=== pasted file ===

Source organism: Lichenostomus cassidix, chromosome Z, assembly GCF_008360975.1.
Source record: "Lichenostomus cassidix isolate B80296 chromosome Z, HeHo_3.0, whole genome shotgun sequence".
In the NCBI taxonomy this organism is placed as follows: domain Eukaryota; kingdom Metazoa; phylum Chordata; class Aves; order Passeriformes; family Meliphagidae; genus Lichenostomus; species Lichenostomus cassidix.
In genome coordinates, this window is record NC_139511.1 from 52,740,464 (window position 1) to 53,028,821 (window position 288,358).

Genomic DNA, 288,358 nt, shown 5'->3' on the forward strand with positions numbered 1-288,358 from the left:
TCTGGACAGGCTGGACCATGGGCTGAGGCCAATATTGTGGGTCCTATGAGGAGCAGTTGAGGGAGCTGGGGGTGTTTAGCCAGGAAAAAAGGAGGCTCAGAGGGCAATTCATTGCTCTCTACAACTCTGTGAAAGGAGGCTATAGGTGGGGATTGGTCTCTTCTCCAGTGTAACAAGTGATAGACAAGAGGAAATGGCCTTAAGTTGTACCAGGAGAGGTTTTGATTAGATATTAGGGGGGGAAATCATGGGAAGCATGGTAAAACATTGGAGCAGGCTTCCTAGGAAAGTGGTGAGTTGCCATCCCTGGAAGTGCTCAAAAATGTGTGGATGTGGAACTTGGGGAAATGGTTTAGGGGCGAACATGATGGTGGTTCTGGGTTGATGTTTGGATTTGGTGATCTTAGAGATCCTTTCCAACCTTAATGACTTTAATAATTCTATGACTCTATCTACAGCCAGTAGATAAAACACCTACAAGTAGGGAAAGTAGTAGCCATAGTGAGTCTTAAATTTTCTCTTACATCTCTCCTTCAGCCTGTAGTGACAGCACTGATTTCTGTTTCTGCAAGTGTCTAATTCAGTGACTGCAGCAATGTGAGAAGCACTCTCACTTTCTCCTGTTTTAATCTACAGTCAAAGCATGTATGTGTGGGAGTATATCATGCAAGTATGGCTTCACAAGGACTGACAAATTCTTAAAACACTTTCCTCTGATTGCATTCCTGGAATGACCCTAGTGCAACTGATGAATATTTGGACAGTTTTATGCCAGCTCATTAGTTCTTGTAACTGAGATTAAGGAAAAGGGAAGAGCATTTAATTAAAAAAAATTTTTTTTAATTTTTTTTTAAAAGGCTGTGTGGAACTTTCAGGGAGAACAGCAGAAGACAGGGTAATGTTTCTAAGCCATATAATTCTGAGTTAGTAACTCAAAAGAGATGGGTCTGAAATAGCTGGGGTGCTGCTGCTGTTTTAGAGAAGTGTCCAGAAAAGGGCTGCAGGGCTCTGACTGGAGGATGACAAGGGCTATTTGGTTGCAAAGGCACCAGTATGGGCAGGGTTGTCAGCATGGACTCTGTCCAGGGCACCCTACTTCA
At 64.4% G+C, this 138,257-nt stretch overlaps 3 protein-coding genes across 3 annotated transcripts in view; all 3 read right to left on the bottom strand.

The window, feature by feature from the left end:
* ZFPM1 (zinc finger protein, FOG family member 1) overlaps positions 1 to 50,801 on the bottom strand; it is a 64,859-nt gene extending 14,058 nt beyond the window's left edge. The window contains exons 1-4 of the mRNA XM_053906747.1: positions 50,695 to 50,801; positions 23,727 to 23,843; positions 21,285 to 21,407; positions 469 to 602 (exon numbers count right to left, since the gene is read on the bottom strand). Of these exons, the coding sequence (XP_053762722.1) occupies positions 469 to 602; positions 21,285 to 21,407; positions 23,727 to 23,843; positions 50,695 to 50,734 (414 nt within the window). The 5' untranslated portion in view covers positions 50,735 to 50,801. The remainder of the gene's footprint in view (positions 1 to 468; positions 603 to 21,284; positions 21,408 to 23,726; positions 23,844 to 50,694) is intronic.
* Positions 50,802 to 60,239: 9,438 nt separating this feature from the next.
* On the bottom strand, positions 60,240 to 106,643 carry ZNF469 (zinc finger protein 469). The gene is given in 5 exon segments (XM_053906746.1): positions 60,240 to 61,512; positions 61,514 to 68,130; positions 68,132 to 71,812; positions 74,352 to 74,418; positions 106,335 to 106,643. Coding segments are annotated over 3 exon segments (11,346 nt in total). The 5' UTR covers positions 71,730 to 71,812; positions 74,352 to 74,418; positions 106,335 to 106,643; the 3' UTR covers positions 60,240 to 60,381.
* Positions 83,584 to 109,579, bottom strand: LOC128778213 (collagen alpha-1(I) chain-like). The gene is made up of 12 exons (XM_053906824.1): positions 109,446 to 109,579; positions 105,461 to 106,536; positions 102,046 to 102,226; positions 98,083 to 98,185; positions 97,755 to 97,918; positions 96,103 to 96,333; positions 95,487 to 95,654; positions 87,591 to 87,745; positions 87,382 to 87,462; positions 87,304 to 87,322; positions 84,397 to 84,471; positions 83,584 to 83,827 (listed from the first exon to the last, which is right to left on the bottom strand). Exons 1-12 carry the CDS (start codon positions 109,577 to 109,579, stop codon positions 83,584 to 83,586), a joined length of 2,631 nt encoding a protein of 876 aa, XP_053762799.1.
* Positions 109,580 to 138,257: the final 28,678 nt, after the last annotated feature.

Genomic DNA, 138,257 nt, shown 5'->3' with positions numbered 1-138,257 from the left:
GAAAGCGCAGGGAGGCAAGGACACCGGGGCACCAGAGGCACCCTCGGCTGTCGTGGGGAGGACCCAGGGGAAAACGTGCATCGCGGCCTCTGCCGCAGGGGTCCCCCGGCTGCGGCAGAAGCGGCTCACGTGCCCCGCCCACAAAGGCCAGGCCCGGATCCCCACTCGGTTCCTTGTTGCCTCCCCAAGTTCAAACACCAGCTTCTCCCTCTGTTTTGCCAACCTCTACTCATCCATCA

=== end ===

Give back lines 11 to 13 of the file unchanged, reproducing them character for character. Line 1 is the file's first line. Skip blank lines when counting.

* On the bottom strand, positions 60,240 to 106,643 carry ZNF469 (zinc finger protein 469). The gene is given in 5 exon segments (XM_053906746.1): positions 60,240 to 61,512; positions 61,514 to 68,130; positions 68,132 to 71,812; positions 74,352 to 74,418; positions 106,335 to 106,643. Coding segments are annotated over 3 exon segments (11,346 nt in total). The 5' UTR covers positions 71,730 to 71,812; positions 74,352 to 74,418; positions 106,335 to 106,643; the 3' UTR covers positions 60,240 to 60,381.
* Positions 83,584 to 109,579, bottom strand: LOC128778213 (collagen alpha-1(I) chain-like). The gene is made up of 12 exons (XM_053906824.1): positions 109,446 to 109,579; positions 105,461 to 106,536; positions 102,046 to 102,226; positions 98,083 to 98,185; positions 97,755 to 97,918; positions 96,103 to 96,333; positions 95,487 to 95,654; positions 87,591 to 87,745; positions 87,382 to 87,462; positions 87,304 to 87,322; positions 84,397 to 84,471; positions 83,584 to 83,827 (listed from the first exon to the last, which is right to left on the bottom strand). Exons 1-12 carry the CDS (start codon positions 109,577 to 109,579, stop codon positions 83,584 to 83,586), a joined length of 2,631 nt encoding a protein of 876 aa, XP_053762799.1.
* Positions 109,580 to 138,257: the final 28,678 nt, after the last annotated feature.